Quicken Loans Inc. v. United States

Decision Date31 December 2015
Docket NumberCase No. 15-cv-11408
Citation152 F.Supp.3d 938
Parties Quicken Loans Inc., Plaintiff, v. United States of America, et al., Defendants.
CourtU.S. District Court — Eastern District of Michigan

Thomas M. Hefferon, Goodwin Proctor LLP, Washington, DC, Jeffrey B. Morganroth, Morganroth & Morganroth, Birmingham, MI, for Plaintiff.

Arjun Garg, Tamra T. Moore, U.S. Department of Justice, Washington, DC, for Defendants.


MARK A. GOLDSMITH, United States District Judge


This matter is before the Court on Defendants' motion to dismiss or, in the alternative, to transfer this case to the U.S. District Court for the District of Columbia (Dkt. 15). For the reasons explained fully below, the Court grants Defendants' motion to dismiss, because Plaintiff Quicken Loans Inc. has failed to state a claim either under the Administrative Procedures Act or the Constitution. With no remaining independent basis to exercise jurisdiction, the Court, in its discretion, further declines to entertain Quicken's count for declaratory relief.1


The Federal Housing Administration (“FHA”) is an entity within the United States Department of Housing and Urban Development (“HUD”), which insures mortgages and administers several mortgage default insurance programs. Compl. ¶¶ 3, 30, 43 (Dkt. 1); W. & S. Life Ins. Co. v. Smith , 859 F.2d 407, 408 (6th Cir.1988). As a mortgage insurer, the FHA agrees to protect mortgage lenders against the risk of loss caused by borrowers' non-payment, as authorized by the National Housing Act of 1934, 12 U.S.C. § 1701 et seq. See Compl. ¶¶ 43, 45.

One of the programs through which FHA insures home mortgages is the Direct Endorsement Lender (“DEL”) program. Through the DEL program, the FHA authorizes certain lenders to evaluate the credit risk of potential borrowers, underwrite mortgage loans, and certify those loans for FHA mortgage insurance without prior HUD review or approval. See 12 U.S.C. § 1715z–21 ; Compl. ¶¶ 44, 47. In underwriting the mortgage loan, the lender must determine whether both the borrower and the mortgage loan meet HUD's requirements for FHA insurance and whether “the proposed mortgage is eligible for insurance under the applicable program regulations.” 24 C.F.R. § 203.5(a).

To monitor a lender's compliance with program requirements, the Secretary of HUD “may review all documents” required for a mortgage's insurance endorsement under the DEL program. 24 C.F.R. § 203.255(e). Quicken refers to this review as the Post-Endorsement Technical Review (“PETR”). Compl. ¶ 48. If this after-the-fact review reveals that the mortgage does not satisfy the requirements of the DEL program, “the Secretary may place the mortgagee on Direct Endorsement probation, or terminate the authority of the mortgagee to participate in the [DEL] program pursuant to § 203.3(d), or refer the matter to the Mortgagee Review Board for action pursuant to part 25 of this title.” 24 C.F.R. § 203.255(e). In addition, by certifying the mortgage for FHA insurance, the mortgage lender agrees to indemnify HUD for claims paid out to the lender in certain circumstances. 24 C.F.R. § 203.255(g)(1).2 A demand for indemnification may come from either the Secretary of HUD or the Mortgagee Review Board. Id. § 203.255(g)(5).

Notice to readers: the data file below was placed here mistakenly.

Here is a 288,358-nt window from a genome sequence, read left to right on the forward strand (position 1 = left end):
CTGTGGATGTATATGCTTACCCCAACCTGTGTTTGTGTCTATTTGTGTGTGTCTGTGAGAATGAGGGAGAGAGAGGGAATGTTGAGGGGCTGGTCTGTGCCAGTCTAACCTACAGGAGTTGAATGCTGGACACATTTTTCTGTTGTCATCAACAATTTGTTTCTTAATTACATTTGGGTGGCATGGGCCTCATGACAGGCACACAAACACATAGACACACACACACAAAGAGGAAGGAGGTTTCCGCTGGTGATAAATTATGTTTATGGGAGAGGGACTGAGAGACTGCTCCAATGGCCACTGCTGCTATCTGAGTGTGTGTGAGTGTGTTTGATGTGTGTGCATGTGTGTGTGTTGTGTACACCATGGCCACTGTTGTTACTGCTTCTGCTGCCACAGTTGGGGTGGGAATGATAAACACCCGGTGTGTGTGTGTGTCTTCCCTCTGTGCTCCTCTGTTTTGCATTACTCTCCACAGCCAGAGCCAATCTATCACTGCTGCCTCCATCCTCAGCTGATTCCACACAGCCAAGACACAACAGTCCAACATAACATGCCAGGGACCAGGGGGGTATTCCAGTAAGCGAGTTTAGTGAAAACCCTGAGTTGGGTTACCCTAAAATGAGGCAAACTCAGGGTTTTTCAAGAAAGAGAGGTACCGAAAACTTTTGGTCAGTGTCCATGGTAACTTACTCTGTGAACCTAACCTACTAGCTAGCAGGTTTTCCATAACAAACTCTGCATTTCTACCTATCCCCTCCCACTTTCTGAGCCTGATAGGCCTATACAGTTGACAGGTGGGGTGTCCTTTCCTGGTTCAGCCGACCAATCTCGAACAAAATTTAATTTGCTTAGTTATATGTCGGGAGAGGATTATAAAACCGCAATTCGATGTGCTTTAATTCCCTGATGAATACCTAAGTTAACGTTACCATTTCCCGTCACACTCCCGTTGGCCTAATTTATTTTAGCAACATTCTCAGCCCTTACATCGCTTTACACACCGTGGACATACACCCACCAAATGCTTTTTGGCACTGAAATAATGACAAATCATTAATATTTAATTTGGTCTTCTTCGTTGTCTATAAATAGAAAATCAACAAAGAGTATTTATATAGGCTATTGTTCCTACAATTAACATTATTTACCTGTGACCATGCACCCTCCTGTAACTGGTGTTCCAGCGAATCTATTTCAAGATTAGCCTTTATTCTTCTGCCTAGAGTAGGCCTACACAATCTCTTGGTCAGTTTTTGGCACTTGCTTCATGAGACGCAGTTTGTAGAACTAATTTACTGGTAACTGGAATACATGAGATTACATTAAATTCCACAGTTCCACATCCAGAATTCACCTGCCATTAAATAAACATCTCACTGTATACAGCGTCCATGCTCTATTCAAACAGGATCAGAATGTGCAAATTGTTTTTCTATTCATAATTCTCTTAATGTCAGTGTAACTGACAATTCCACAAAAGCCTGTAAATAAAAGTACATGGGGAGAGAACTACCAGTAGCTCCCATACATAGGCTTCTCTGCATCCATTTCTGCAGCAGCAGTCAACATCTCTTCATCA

In April 2012, the Department of Justice (“DOJ”) and the HUD Office of Inspector General (“HUD-OIG”) began investigating Quicken—an FHA-approved lender for nearly 27 years—under the False Claims Act (“FCA”), 31 U.S.C. § 3729 et seq. See Compl. ¶¶ 8, 55. The scope of the investigation encompassed approximately 246,000 FHA loans that Quicken had originated from mid-2007 through December 31, 2011, which Quicken collectively refers to as the “Subject Loans.” Id. ¶¶ 2, 14-15, 55-56.

As part of the FCA investigation, the DOJ and HUD-OIG assessed a sampling of 116 loans and determined that 55 of those loans did not comply with FHA lending guidelines and were improperly underwritten. Id. ¶¶ 6, 15, 18, 73, 77. To determine the magnitude of FHA violations, the DOJ and HUD-OIG extrapolated those “supposed defects on the same percentage basis across the entire loan population” — a methodology that Quicken calls “Conjectural Extrapolation Sampling.” Id. ¶¶ 15, 73.

Quicken states that the DOJ and HUD-OIG's use of a sampling and extrapolation methodology constituted a “retroactive change of process for evaluating loans,” as “HUD's practice for evaluating loan quality ha[d] long been to assess on an individual basis whether a loan was properly underwritten or in compliance with program rules.” Id. ¶ 13; see also id. ¶ 20 (stating that HUD has a “long-standing approach of evaluating loan compliance on an individualized basis”). Quicken refers to this alleged prior practice as the “Loan-Level Mandate.” Id. ¶¶ 59, 61. According to Quicken, under the Loan-Level Mandate regime, HUD would review loans on an individualized basis and, if HUD determined that a loan was improperly originated, it would notify the lender of its finding and allow the lender to file a response. If the parties were unable to resolve the problem, HUD would then seek indemnification for its actual losses. Id. ¶¶ 13, 20, 49. In a letter dated June 24, 2013, HUD informed Quicken that, because of the DOJ and HUD-OIG's investigation, HUD “would no longer evaluate individual loan liability” under the PETR process for loans Quicken originated between 2007 and 2011. Id. ¶¶ 14, 71.